Associated persons, Financial Services, Your Questions: Answered - Written by on Tuesday, April 12, 2011 0:05 - 0 Comments

Ask Barry & Richard: Associated Persons, the guidance, the loophole & the chocolate teapot

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There is a carve out [Ed. is there? read on…] for subsidiaries and JV’s from the definition of “Associated Persons” in section 7 (para 40-42 of the Guidance) even if it is paying dividends to, or creating value for, a parent company.

Such value/dividends could be created by the payment of bribes by the subsidiary/JV.  Although clearly a “business advantage” for the parent company, is this a loophole?


This is a great question.

We’re fans of the guidance though it does have its limitations and this is one of them.  On a plain reading anyone might assume that this is a loophole.

This would be a mistake.

The so-called carve out for JV’s and subsidiaries in the context of the Bribery Act is of limited value.

Think of it, if you will, as about as much use as a chocolate tea pot.

We’ve reproduced the Joint Venture paragraphs mentioned below highlighting some of the huge caveats to the “carve out”.  Putting to one side the overriding caveat to the carve out that the courts will have to decide (thank you for that) a non charitable soul (we are very charitable) might say that the author of paragraphs 40 through 42 is responsible for some clever sophistry in the extreme on the drafting.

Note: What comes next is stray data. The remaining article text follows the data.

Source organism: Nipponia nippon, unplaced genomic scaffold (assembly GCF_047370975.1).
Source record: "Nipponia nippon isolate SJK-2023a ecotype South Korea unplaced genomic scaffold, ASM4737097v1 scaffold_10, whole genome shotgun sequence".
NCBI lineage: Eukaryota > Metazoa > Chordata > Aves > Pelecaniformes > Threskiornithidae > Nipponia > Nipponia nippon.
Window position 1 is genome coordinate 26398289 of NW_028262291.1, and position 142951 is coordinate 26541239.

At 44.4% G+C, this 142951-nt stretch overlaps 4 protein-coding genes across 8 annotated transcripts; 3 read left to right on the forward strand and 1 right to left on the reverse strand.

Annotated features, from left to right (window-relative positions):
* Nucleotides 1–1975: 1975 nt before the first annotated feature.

For those not familiar with paragraphs 40 through 42 here they are:

“40     As for joint ventures, these come in many different forms, sometimes operating through a separate legal entity, but at other times through contractual arrangements. In the case of a joint venture operating through a separate legal entity, a bribe paid by the joint venture entity may lead to liability for a member of the joint venture if the joint venture is performing services for the member and the bribe is paid with the intention of benefiting that member. However, the existence of a joint venture entity will not of itself mean that it is ‘associated’ with any of its members. A bribe paid on behalf of the joint venture entity by one of its employees or agents will therefore not trigger liability for members of the joint venture simply by virtue of them benefiting indirectly from the bribe through their investment in or ownership of the joint venture.”

So breaking it down, a joint venture “of itself” won’t mean its associated.  Okay. But in most cases a Joint Venture will bring with it a boat load of other stuff.  Think, nominees on the  Board, think, services agreements and shared personnel, Intellectual Property licences etc..  The list goes on. “of itself” = likely to be irrelevant.

Although it will probably be OK if a pension fund owns some shares in a company that gets involved in some skullduggery. We can all breathe a sigh of relief on that one…

As if to make the point Paragraph 41 starts to row back on the carve out (such as it is):